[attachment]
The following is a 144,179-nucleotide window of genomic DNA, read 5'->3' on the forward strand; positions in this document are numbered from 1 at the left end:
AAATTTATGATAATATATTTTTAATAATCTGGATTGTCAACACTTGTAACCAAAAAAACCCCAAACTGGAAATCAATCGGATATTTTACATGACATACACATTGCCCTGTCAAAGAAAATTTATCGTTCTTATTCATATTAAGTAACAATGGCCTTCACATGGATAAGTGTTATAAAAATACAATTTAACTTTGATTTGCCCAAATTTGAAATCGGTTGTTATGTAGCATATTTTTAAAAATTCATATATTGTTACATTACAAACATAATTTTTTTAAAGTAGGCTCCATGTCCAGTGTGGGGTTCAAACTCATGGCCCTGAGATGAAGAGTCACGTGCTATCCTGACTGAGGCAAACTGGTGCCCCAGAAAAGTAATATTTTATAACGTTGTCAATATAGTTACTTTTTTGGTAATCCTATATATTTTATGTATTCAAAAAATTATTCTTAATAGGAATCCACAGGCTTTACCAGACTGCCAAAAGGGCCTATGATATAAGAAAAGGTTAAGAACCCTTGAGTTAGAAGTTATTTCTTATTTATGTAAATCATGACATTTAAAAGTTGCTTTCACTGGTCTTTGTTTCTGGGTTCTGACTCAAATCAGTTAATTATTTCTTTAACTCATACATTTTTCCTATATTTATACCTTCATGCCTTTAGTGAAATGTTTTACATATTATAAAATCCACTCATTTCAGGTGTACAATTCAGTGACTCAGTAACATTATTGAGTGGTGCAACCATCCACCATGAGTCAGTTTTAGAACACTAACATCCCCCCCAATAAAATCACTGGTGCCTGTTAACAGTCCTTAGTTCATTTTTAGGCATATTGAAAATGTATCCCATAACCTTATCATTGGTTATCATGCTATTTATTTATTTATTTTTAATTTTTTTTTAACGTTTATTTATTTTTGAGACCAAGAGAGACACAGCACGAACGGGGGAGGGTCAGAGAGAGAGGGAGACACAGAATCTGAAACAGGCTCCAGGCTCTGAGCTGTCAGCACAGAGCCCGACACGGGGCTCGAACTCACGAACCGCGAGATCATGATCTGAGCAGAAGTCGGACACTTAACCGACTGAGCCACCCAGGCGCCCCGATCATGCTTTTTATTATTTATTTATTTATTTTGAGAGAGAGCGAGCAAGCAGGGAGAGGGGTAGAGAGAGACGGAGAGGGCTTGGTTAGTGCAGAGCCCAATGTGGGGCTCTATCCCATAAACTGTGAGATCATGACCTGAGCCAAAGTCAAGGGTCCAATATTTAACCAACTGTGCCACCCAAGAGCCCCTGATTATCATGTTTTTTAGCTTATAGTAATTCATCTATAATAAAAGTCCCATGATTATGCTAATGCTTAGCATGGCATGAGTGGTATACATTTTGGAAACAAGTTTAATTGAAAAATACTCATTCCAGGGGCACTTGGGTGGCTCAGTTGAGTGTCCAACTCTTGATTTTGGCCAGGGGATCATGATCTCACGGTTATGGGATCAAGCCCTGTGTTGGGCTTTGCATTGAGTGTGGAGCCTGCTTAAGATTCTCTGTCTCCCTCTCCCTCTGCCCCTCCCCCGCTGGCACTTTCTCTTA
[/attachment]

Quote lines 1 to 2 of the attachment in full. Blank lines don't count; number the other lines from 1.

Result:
The following is a 144,179-nucleotide window of genomic DNA, read 5'->3' on the forward strand; positions in this document are numbered from 1 at the left end:
AAATTTATGATAATATATTTTTAATAATCTGGATTGTCAACACTTGTAACCAAAAAAACCCCAAACTGGAAATCAATCGGATATTTTACATGACATACACATTGCCCTGTCAAAGAAAATTTATCGTTCTTATTCATATTAAGTAACAATGGCCTTCACATGGATAAGTGTTATAAAAATACAATTTAACTTTGATTTGCCCAAATTTGAAATCGGTTGTTATGTAGCATATTTTTAAAAATTCATATATTGTTACATTACAAACATAATTTTTTTAAAGTAGGCTCCATGTCCAGTGTGGGGTTCAAACTCATGGCCCTGAGATGAAGAGTCACGTGCTATCCTGACTGAGGCAAACTGGTGCCCCAGAAAAGTAATATTTTATAACGTTGTCAATATAGTTACTTTTTTGGTAATCCTATATATTTTATGTATTCAAAAAATTATTCTTAATAGGAATCCACAGGCTTTACCAGACTGCCAAAAGGGCCTATGATATAAGAAAAGGTTAAGAACCCTTGAGTTAGAAGTTATTTCTTATTTATGTAAATCATGACATTTAAAAGTTGCTTTCACTGGTCTTTGTTTCTGGGTTCTGACTCAAATCAGTTAATTATTTCTTTAACTCATACATTTTTCCTATATTTATACCTTCATGCCTTTAGTGAAATGTTTTACATATTATAAAATCCACTCATTTCAGGTGTACAATTCAGTGACTCAGTAACATTATTGAGTGGTGCAACCATCCACCATGAGTCAGTTTTAGAACACTAACATCCCCCCCAATAAAATCACTGGTGCCTGTTAACAGTCCTTAGTTCATTTTTAGGCATATTGAAAATGTATCCCATAACCTTATCATTGGTTATCATGCTATTTATTTATTTATTTTTAATTTTTTTTTAACGTTTATTTATTTTTGAGACCAAGAGAGACACAGCACGAACGGGGGAGGGTCAGAGAGAGAGGGAGACACAGAATCTGAAACAGGCTCCAGGCTCTGAGCTGTCAGCACAGAGCCCGACACGGGGCTCGAACTCACGAACCGCGAGATCATGATCTGAGCAGAAGTCGGACACTTAACCGACTGAGCCACCCAGGCGCCCCGATCATGCTTTTTATTATTTATTTATTTATTTTGAGAGAGAGCGAGCAAGCAGGGAGAGGGGTAGAGAGAGACGGAGAGGGCTTGGTTAGTGCAGAGCCCAATGTGGGGCTCTATCCCATAAACTGTGAGATCATGACCTGAGCCAAAGTCAAGGGTCCAATATTTAACCAACTGTGCCACCCAAGAGCCCCTGATTATCATGTTTTTTAGCTTATAGTAATTCATCTATAATAAAAGTCCCATGATTATGCTAATGCTTAGCATGGCATGAGTGGTATACATTTTGGAAACAAGTTTAATTGAAAAATACTCATTCCAGGGGCACTTGGGTGGCTCAGTTGAGTGTCCAACTCTTGATTTTGGCCAGGGGATCATGATCTCACGGTTATGGGATCAAGCCCTGTGTTGGGCTTTGCATTGAGTGTGGAGCCTGCTTAAGATTCTCTGTCTCCCTCTCCCTCTGCCCCTCCCCCGCTGGCACTTTCTCTTA